Mazda has high expectations for the revised 323 range and is looking for sales to lift from an average of 900 units per month last year to 1250 units per month.
To date this year 323 sales have been performing above the usual levels, averaging 993 sales per month with three months in excess of 1000 units.
The entry level $19,990 1.8-litre models should make up about 20 per cent of 323 sales, with the power pack versions accounting for 40 per cent and the SP20 models 40 per cent.
Mazda also believes the small car line-up can help push the company's total sales towards 40,000 for this year.
Last year it posted a record result of 34,126 sales while to date this year the company is ahead of 2001 levels by 758 units or 5.6 per cent.
On paper there is not a lot of difference between the 1.8 and 2.0-litre engines offered in Mazda's 323 models - just 6kW and 11Nm.
But on the road the higher torque output of the 2.0-litre engine naturally makes it more flexible around town, plus 95 per cent of peak torque is available from 2000rpm.
It also feels less strained when being revved hard, which adds to the sports flavour of the SP20 models and encourages you to drive them harder.
But the SP20s have to carry around an extra 90-odd kilograms of weight courtesy of the bigger capacity engine, heavier suspension components and additional equipment, while owners will also have to deal with the engine's recommended diet of premium unleaded fuel.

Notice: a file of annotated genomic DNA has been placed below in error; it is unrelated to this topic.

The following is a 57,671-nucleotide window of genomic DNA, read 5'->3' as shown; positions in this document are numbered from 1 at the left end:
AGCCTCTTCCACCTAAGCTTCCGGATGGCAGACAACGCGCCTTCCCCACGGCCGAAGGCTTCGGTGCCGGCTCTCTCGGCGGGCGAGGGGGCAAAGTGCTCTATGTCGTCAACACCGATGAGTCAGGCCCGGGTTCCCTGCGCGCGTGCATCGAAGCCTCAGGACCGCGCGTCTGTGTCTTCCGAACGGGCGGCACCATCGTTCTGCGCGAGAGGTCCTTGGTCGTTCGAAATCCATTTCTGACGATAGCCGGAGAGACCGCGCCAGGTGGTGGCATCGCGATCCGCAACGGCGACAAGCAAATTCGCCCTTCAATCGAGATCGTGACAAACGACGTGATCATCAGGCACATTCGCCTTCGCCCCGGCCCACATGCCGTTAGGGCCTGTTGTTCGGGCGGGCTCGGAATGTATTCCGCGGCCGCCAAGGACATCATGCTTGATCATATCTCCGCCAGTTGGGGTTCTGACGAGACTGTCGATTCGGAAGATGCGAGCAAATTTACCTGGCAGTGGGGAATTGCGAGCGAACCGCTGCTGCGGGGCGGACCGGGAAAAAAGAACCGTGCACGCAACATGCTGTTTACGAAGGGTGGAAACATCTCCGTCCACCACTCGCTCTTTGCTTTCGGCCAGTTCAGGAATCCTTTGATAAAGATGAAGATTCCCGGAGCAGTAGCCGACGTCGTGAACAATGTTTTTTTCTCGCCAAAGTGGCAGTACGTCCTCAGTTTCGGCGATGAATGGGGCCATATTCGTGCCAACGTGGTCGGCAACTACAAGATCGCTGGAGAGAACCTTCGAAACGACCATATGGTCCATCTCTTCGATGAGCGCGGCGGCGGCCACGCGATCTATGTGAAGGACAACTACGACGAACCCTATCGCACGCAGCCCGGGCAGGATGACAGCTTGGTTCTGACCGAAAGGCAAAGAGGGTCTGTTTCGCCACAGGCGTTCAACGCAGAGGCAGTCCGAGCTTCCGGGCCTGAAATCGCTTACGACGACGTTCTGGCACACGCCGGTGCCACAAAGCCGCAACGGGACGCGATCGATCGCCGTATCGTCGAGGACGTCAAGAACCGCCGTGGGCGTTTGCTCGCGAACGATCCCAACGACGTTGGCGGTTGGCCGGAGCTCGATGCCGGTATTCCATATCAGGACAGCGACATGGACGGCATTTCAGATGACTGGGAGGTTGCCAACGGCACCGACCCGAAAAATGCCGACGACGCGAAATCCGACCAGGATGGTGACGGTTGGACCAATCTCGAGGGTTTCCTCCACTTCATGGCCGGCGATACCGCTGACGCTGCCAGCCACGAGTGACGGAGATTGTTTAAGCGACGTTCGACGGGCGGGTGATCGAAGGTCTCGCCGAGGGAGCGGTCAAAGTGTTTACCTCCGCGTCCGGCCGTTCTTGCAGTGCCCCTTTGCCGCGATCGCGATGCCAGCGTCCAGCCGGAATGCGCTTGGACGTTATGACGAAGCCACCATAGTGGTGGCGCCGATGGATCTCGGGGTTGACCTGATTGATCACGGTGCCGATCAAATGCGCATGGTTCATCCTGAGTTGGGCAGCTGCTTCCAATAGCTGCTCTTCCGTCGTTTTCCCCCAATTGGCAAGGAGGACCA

As a result of the extra weight and in spite of the higher-octane fuel, there is only a slight improvement in straight-line performance by the 2.0-litre engine, although the SP's other sports upgrades push it on to a much higher level dynamically.
The more aggressive settings of the sports suspension are noticeable from the moment you drive off.
With heavier duty anti-roll bars front and rear and a front suspension tower strut brace, the SP20 sits flatter through corners and can therefore be hustled along at a much quicker pace than the standard 1.8 models.
The 16-inch wheels and tyres also improve the handling as they give the car a better purchase on the road and generate significantly more grip than the 14-inch items on the base model.
But it is affordability and value for money that are the calling cards of the new 323 range.
The $19,990 1.8 models should pose a serious challenge to sales of the top-selling Astra, Corolla and Pulsar models, providing Mazda can support the cars with a strong advertising and marketing campaign.
Meanwhile, the Protégé SP20 version establishes a new niche in the small segment, as none of its direct rivals are offered in a sports sedan variant.
The Laser SR2, Astra SRi and Corolla Levin are all hatches - and all more expensive than either Protégé or Astina SP20 models. SRi is available as a two-door only and Levin does not offer any engine improvements over the base Corolla.
Put simply, and in Mazda's words, the cars are "the most affordable 323s ever".